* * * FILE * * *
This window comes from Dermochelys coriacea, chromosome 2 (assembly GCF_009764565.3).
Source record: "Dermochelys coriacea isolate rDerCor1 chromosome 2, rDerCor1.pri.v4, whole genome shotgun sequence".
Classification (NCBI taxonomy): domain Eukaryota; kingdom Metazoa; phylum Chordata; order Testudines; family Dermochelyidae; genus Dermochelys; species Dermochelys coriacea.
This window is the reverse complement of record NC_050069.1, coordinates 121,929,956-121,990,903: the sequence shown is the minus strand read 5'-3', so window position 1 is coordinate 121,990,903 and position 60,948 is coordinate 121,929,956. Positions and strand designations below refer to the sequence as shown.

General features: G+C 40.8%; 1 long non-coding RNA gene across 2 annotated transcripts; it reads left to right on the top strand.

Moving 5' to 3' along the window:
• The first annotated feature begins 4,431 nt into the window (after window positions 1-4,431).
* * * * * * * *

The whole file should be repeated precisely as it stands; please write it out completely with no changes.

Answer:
This window comes from Dermochelys coriacea, chromosome 2 (assembly GCF_009764565.3).
Source record: "Dermochelys coriacea isolate rDerCor1 chromosome 2, rDerCor1.pri.v4, whole genome shotgun sequence".
Classification (NCBI taxonomy): domain Eukaryota; kingdom Metazoa; phylum Chordata; order Testudines; family Dermochelyidae; genus Dermochelys; species Dermochelys coriacea.
This window is the reverse complement of record NC_050069.1, coordinates 121,929,956-121,990,903: the sequence shown is the minus strand read 5'-3', so window position 1 is coordinate 121,990,903 and position 60,948 is coordinate 121,929,956. Positions and strand designations below refer to the sequence as shown.

General features: G+C 40.8%; 1 long non-coding RNA gene across 2 annotated transcripts; it reads left to right on the top strand.

Moving 5' to 3' along the window:
• The first annotated feature begins 4,431 nt into the window (after window positions 1-4,431).